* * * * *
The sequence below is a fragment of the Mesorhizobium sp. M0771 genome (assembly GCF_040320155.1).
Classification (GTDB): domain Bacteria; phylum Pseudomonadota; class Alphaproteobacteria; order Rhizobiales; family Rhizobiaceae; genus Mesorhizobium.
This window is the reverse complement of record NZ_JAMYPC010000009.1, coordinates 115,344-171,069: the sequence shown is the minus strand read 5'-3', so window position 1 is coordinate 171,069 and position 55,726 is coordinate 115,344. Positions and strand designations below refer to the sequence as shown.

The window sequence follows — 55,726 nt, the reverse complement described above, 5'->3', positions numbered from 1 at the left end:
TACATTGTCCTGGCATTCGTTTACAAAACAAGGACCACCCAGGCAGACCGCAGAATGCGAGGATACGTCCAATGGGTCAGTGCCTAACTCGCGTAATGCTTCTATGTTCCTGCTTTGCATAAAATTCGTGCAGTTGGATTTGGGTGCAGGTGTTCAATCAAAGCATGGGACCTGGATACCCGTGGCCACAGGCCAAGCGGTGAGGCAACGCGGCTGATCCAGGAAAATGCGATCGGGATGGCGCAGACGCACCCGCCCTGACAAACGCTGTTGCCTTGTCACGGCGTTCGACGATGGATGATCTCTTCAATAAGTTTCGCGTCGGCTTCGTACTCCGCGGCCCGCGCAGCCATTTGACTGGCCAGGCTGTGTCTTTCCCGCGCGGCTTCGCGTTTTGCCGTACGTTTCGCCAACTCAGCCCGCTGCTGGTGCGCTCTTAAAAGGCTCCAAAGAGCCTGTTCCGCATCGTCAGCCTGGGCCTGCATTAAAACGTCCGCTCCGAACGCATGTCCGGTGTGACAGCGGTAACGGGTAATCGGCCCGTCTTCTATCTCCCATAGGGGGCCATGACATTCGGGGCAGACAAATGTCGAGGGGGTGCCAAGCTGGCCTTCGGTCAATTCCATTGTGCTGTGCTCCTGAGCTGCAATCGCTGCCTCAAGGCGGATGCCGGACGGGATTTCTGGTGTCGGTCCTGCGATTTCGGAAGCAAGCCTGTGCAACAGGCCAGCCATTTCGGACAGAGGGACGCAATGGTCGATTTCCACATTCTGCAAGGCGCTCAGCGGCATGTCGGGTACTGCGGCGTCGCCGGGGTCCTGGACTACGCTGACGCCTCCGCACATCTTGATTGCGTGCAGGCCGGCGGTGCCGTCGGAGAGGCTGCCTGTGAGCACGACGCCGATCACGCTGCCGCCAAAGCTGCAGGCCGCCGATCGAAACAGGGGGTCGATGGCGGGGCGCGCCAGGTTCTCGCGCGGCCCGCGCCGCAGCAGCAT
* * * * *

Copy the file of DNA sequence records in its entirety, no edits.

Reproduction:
The sequence below is a fragment of the Mesorhizobium sp. M0771 genome (assembly GCF_040320155.1).
Classification (GTDB): domain Bacteria; phylum Pseudomonadota; class Alphaproteobacteria; order Rhizobiales; family Rhizobiaceae; genus Mesorhizobium.
This window is the reverse complement of record NZ_JAMYPC010000009.1, coordinates 115,344-171,069: the sequence shown is the minus strand read 5'-3', so window position 1 is coordinate 171,069 and position 55,726 is coordinate 115,344. Positions and strand designations below refer to the sequence as shown.

The window sequence follows — 55,726 nt, the reverse complement described above, 5'->3', positions numbered from 1 at the left end:
TACATTGTCCTGGCATTCGTTTACAAAACAAGGACCACCCAGGCAGACCGCAGAATGCGAGGATACGTCCAATGGGTCAGTGCCTAACTCGCGTAATGCTTCTATGTTCCTGCTTTGCATAAAATTCGTGCAGTTGGATTTGGGTGCAGGTGTTCAATCAAAGCATGGGACCTGGATACCCGTGGCCACAGGCCAAGCGGTGAGGCAACGCGGCTGATCCAGGAAAATGCGATCGGGATGGCGCAGACGCACCCGCCCTGACAAACGCTGTTGCCTTGTCACGGCGTTCGACGATGGATGATCTCTTCAATAAGTTTCGCGTCGGCTTCGTACTCCGCGGCCCGCGCAGCCATTTGACTGGCCAGGCTGTGTCTTTCCCGCGCGGCTTCGCGTTTTGCCGTACGTTTCGCCAACTCAGCCCGCTGCTGGTGCGCTCTTAAAAGGCTCCAAAGAGCCTGTTCCGCATCGTCAGCCTGGGCCTGCATTAAAACGTCCGCTCCGAACGCATGTCCGGTGTGACAGCGGTAACGGGTAATCGGCCCGTCTTCTATCTCCCATAGGGGGCCATGACATTCGGGGCAGACAAATGTCGAGGGGGTGCCAAGCTGGCCTTCGGTCAATTCCATTGTGCTGTGCTCCTGAGCTGCAATCGCTGCCTCAAGGCGGATGCCGGACGGGATTTCTGGTGTCGGTCCTGCGATTTCGGAAGCAAGCCTGTGCAACAGGCCAGCCATTTCGGACAGAGGGACGCAATGGTCGATTTCCACATTCTGCAAGGCGCTCAGCGGCATGTCGGGTACTGCGGCGTCGCCGGGGTCCTGGACTACGCTGACGCCTCCGCACATCTTGATTGCGTGCAGGCCGGCGGTGCCGTCGGAGAGGCTGCCTGTGAGCACGACGCCGATCACGCTGCCGCCAAAGCTGCAGGCCGCCGATCGAAACAGGGGGTCGATGGCGGGGCGCGCCAGGTTCTCGCGCGGCCCGCGCCGCAGCAGCAT